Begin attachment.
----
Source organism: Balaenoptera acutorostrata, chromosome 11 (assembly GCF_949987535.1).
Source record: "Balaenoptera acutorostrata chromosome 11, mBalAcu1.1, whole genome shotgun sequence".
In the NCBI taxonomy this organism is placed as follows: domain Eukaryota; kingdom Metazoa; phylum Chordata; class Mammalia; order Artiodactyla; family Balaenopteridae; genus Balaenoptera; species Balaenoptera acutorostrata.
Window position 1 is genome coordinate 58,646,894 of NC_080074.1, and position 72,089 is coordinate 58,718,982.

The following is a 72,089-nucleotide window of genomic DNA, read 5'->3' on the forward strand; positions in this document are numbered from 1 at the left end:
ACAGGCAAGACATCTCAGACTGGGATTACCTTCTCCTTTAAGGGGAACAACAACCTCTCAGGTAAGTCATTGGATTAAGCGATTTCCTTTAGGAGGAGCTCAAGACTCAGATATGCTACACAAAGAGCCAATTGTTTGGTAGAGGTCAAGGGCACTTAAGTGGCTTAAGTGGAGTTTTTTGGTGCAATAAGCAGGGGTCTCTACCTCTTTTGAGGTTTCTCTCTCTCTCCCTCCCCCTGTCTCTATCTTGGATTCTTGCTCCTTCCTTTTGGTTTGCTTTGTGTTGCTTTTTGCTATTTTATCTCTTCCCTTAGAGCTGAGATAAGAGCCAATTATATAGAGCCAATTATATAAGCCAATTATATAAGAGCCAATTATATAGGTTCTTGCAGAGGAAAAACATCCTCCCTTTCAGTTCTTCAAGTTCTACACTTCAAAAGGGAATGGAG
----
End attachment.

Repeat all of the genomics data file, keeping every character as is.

Source organism: Balaenoptera acutorostrata, chromosome 11 (assembly GCF_949987535.1).
Source record: "Balaenoptera acutorostrata chromosome 11, mBalAcu1.1, whole genome shotgun sequence".
In the NCBI taxonomy this organism is placed as follows: domain Eukaryota; kingdom Metazoa; phylum Chordata; class Mammalia; order Artiodactyla; family Balaenopteridae; genus Balaenoptera; species Balaenoptera acutorostrata.
Window position 1 is genome coordinate 58,646,894 of NC_080074.1, and position 72,089 is coordinate 58,718,982.

The following is a 72,089-nucleotide window of genomic DNA, read 5'->3' on the forward strand; positions in this document are numbered from 1 at the left end:
ACAGGCAAGACATCTCAGACTGGGATTACCTTCTCCTTTAAGGGGAACAACAACCTCTCAGGTAAGTCATTGGATTAAGCGATTTCCTTTAGGAGGAGCTCAAGACTCAGATATGCTACACAAAGAGCCAATTGTTTGGTAGAGGTCAAGGGCACTTAAGTGGCTTAAGTGGAGTTTTTTGGTGCAATAAGCAGGGGTCTCTACCTCTTTTGAGGTTTCTCTCTCTCTCCCTCCCCCTGTCTCTATCTTGGATTCTTGCTCCTTCCTTTTGGTTTGCTTTGTGTTGCTTTTTGCTATTTTATCTCTTCCCTTAGAGCTGAGATAAGAGCCAATTATATAGAGCCAATTATATAAGCCAATTATATAAGAGCCAATTATATAGGTTCTTGCAGAGGAAAAACATCCTCCCTTTCAGTTCTTCAAGTTCTACACTTCAAAAGGGAATGGAG